Greetings from Utah. I write to warn Coloradans of the looming threat to your beautiful state — a threat devised by Utah politicians.
It comes in the form of a proposed 88-mile-long oil railway that would quadruple oil extraction in northeast Utah’s Uinta Basin. If the Uinta Basin Railway is built it will need to be connected to the national rail network, and all routes lead through Colorado.
Every day the railway would send up to ten 2-mile-long trains hauling crude oil through the Western Slope and the Front Range — through Colorado mountains, towns and valleys on the way to Gulf Coast oil refineries.
This railway will cause irreparable damage to Utah, Colorado and our nation.
It’s not too late to stop it.
There is no such thing as a safe oil train. Uinta Basin Railway cars would carry waxy crude, which is less volatile than other forms of oil, but there are significant risks of accidents, spills and fires. This could wreak havoc on some of the most spectacular places in Colorado, harming wildlife, water and wildlands.
The oil trains would barrel through Colorado, traveling west along the Union Pacific mainline, paralleling the Colorado River almost to its headwaters. The trains will follow the Fraser River to Denver, where they’ll head south through Colorado Springs and Pueblo toward refineries along the Gulf of Mexico. This will pose a tremendous health and safety threat to Coloradans and the state’s remarkable wildlife and wild places.
All of us will be harmed by the enormous greenhouse gas emissions and pollution from ramped up oil extraction in the Uinta Basin, which, separated by the Green River, borders Colorado’s Western Slope. The railway is expected to increase oil production in the Uinta Basin by up to 350,000 barrels a day. That’s conservatively estimated at 53 million tons of carbon dioxide per year — equivalent to emissions from six of Utah’s dirtiest coal plants.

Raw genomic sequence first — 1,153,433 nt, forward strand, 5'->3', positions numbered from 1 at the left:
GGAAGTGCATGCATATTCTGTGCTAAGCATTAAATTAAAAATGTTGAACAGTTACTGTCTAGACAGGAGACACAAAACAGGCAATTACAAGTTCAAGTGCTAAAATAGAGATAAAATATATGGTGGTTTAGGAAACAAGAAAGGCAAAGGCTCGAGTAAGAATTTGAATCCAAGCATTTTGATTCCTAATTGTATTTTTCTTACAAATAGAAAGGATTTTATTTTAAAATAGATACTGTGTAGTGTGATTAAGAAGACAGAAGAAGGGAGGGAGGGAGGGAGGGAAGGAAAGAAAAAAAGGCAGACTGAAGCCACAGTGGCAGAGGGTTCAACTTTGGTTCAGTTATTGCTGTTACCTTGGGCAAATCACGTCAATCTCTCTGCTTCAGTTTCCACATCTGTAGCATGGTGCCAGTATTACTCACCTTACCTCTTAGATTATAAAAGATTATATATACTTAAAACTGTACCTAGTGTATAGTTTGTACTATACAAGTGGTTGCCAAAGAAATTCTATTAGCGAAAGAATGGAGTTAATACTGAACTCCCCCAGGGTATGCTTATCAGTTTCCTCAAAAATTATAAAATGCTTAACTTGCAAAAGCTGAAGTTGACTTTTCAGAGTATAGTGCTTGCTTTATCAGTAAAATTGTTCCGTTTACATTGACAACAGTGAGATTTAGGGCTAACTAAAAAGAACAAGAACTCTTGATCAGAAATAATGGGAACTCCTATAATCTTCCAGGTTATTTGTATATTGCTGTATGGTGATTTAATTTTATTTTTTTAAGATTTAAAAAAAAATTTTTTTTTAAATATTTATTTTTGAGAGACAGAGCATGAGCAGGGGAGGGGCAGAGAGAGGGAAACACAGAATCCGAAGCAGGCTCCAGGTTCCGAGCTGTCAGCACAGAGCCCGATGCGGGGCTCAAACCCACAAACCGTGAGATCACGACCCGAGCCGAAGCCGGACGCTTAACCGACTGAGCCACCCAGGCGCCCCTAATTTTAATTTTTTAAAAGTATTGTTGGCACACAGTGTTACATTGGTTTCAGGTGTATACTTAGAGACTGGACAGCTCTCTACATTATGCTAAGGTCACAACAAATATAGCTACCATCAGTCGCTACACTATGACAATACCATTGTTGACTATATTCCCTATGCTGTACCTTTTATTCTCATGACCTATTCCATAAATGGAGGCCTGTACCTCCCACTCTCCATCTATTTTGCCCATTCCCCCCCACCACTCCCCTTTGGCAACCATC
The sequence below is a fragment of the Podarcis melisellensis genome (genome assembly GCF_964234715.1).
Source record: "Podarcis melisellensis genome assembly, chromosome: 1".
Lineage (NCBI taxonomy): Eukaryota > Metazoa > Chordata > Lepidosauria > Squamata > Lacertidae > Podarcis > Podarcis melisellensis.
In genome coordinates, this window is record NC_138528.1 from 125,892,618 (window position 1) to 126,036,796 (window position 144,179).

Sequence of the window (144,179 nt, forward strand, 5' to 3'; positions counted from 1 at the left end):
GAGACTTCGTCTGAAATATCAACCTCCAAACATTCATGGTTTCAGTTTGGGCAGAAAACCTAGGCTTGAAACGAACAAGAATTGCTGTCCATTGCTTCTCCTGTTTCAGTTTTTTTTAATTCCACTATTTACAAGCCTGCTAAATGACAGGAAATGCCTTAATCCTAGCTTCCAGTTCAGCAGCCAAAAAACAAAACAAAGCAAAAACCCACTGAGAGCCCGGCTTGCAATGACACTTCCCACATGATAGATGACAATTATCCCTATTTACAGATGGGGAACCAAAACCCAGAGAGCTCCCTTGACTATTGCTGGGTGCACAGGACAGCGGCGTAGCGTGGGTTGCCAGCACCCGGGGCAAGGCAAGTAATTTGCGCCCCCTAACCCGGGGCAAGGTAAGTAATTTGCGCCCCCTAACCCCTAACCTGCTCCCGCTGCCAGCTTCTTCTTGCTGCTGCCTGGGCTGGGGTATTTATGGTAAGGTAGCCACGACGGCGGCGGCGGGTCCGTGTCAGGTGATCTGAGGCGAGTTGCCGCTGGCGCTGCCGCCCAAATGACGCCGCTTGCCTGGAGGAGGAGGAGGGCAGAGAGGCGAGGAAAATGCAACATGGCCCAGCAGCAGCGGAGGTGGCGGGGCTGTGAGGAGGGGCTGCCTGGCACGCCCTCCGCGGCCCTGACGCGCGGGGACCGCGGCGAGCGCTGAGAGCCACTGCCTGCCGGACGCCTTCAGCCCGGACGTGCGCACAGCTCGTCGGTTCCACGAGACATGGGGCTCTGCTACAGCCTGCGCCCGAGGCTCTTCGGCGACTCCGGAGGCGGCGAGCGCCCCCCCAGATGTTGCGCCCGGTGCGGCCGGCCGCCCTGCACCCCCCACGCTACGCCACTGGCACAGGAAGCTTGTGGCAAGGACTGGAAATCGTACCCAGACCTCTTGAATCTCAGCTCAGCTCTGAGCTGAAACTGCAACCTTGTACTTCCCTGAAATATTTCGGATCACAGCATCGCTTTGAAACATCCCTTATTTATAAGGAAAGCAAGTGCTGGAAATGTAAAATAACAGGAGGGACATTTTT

If you’ve visited Utah, you know it’s a special place. According to a federal environmental analysis, the Uinta Basin Railway would dig up more than 400 Utah streams and strip bare or pave over 10,000 acres of wildlife habitat, including crucial areas that pronghorn and mule deer need to survive.
In Emma Park, a remote sagebrush valley known to birdwatchers, bulldozers and train traffic would drive imperiled greater sage grouse out of their mating and nesting grounds and, it’s feared, wipe them out from the region.
Utah officials have already spent $28 million in public funds to plot and plan the Uinta Basin Railway. But this is far from a done deal.
So here’s the good news: There’s something you can do now to stop this destructive boondoggle in its tracks.
To construct the railway, proponents need approval from the U.S. Surface Transportation Board, which is considering the project’s environmental impacts. The railway can’t be built without the board’s approval.
Please contact Colorado Sens. John Hickenlooper and Michael Bennet and ask them to tell the Surface Transportation Board to reject the Uinta Basin Railway. The board’s decision could come any day, so there’s no time to waste.
Deeda Seed, of Salt Lake City, is a former SLC Council member, and is Utah campaigner for the Center for Biological Diversity.
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